Starting a communication plan:
Recognizing that change begins with people, communication becomes perhaps the most critical part of successful change management. Having moved past phase one, a company now has the vision for change, targeted change outcomes, an impact assessment and a sense of the level and disruptiveness of change on an individual and group basis.
Mainstream change management methodologies highlight two particularly critical elements of this phase: awareness and desire.
Awareness is about making sure that those impacted understand the underlying point of change. [Of course, this demands that the proposed deal has a true strategic imperative and a legitimate ‘why’]. This also requires sponsors and ranking leaders to present the opportunity the deal affords, propose how change will benefit the company and justify the effort involved in terms of impact to the individuals. These cannot be abstract arguments. Change is people-focused, thus, the benefit explanations must be also.
The awareness conversation naturally bleeds over to desire. Inspiring change is about seeding the desire in impacted individuals – and it demands both logical and emotional appeals. It is encouraged to give real-world examples, promote relevant benefits, listen to feedback and create ownership by giving impacted parties a voice and responsibility in the process.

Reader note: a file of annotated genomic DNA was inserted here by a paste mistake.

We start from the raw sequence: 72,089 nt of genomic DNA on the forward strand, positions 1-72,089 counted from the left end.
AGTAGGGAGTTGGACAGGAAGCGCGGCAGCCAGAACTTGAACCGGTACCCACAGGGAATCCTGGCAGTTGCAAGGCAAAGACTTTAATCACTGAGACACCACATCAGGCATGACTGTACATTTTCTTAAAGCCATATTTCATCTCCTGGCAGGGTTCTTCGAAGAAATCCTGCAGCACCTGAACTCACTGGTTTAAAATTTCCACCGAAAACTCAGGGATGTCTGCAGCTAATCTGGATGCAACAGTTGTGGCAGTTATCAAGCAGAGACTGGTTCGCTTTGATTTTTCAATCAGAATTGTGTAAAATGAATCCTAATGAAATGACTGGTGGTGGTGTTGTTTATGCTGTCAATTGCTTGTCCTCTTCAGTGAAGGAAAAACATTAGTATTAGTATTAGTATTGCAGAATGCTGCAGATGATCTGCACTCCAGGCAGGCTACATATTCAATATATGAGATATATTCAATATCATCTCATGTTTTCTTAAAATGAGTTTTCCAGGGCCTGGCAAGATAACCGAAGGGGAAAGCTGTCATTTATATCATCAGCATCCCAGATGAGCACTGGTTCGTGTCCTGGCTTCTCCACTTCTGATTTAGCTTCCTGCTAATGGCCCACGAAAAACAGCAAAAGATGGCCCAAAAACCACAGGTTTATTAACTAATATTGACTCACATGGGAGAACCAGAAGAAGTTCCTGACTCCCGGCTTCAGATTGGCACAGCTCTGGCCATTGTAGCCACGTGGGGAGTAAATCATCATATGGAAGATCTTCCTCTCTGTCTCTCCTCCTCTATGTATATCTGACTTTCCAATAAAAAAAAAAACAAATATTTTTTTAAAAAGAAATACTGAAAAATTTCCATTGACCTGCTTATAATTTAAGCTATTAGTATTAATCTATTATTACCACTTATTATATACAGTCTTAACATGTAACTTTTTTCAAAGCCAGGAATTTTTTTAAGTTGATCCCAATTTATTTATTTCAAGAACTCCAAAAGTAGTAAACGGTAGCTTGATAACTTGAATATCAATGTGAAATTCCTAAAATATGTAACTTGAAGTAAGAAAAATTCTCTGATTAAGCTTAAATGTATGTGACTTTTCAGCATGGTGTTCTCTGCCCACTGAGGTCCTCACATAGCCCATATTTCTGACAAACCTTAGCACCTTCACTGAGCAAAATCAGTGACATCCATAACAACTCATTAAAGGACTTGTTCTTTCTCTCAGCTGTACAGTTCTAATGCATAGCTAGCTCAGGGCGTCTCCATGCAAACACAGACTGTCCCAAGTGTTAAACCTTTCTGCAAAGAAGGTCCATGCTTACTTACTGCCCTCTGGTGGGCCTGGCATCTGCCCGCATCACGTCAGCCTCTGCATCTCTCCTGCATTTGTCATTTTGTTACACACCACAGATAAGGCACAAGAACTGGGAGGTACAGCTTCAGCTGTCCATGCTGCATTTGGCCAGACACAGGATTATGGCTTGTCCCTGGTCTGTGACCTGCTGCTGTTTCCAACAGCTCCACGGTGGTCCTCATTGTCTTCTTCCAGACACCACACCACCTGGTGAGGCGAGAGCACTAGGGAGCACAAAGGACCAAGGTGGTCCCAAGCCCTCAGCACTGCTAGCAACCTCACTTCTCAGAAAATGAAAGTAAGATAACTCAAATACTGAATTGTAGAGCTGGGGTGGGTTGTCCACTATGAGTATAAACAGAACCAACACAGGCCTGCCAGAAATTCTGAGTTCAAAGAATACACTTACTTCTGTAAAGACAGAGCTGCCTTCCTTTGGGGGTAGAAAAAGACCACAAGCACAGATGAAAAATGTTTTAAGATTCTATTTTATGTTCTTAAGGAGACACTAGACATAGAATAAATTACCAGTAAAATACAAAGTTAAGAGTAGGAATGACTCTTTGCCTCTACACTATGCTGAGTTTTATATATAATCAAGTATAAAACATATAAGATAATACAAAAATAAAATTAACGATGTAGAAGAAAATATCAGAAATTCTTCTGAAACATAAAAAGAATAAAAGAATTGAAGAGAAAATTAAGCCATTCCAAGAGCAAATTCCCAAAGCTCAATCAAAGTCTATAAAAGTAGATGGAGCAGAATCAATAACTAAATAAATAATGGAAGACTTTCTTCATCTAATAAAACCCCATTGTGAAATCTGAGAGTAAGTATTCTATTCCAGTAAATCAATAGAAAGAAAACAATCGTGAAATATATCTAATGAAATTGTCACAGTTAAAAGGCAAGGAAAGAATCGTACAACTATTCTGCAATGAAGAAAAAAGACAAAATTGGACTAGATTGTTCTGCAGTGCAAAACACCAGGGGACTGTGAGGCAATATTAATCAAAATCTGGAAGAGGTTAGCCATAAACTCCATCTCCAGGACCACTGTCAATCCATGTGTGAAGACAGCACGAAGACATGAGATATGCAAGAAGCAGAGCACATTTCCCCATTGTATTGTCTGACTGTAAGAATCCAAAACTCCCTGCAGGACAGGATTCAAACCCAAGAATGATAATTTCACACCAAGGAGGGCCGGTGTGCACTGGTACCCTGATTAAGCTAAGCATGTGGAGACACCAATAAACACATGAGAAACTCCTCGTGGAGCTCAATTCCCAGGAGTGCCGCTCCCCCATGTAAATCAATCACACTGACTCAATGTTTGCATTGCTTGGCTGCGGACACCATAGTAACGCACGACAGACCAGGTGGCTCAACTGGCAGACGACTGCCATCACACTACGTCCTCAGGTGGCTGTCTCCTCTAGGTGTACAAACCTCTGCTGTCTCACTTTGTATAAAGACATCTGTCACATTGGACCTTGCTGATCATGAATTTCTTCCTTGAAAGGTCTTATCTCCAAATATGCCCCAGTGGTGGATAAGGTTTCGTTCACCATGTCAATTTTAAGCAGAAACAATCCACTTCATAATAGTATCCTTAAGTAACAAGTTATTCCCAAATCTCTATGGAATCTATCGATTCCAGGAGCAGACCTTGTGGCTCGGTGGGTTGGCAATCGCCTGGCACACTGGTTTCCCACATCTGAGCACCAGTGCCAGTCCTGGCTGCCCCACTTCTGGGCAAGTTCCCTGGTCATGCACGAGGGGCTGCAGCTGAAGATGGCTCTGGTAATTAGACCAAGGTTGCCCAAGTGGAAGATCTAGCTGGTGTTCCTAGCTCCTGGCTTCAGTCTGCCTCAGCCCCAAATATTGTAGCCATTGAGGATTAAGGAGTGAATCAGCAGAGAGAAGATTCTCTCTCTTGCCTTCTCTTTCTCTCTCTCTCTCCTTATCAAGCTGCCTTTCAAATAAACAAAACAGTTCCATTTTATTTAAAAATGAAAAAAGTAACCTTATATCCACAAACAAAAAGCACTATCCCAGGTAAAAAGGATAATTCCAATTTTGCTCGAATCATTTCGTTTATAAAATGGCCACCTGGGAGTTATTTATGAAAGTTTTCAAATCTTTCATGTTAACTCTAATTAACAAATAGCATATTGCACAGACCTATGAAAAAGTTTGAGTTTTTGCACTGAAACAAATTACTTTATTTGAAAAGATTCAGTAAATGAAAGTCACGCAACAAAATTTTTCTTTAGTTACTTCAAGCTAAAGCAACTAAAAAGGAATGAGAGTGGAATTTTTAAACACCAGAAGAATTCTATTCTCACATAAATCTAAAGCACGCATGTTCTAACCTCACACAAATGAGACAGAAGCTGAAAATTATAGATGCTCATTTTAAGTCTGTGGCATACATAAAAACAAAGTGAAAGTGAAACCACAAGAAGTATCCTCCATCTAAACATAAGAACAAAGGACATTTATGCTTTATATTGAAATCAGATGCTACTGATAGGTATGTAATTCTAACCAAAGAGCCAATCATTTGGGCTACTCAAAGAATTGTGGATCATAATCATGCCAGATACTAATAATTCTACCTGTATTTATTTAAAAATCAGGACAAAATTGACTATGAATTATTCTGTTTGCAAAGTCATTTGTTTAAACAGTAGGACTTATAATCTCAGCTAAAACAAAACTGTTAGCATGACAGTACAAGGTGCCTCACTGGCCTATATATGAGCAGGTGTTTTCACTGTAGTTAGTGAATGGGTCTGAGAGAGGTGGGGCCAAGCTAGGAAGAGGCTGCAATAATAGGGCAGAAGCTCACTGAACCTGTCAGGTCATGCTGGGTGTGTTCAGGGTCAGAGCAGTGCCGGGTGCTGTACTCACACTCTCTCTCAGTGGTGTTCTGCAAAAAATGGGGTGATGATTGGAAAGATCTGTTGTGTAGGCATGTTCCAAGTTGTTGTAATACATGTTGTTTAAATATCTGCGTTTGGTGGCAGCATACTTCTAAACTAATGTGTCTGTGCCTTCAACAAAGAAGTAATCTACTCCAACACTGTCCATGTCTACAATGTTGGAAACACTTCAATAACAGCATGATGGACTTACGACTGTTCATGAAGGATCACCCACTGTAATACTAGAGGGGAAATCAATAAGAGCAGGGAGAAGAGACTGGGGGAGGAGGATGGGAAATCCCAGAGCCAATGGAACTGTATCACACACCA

Consider a recent example of communication success during a major change management initiative. After being named CEO in February of 2014, Satya Nadella undertook a major restructuring of Microsoft. His desire was to reinvent productivity and business processes, do away with the destructive internal competition, build cloud offerings, and prioritize more personal computing. During this upheaval, Nadella reinforced a new sense of mission: to empower every person and every organization on the planet to achieve more. He recalled his thought process: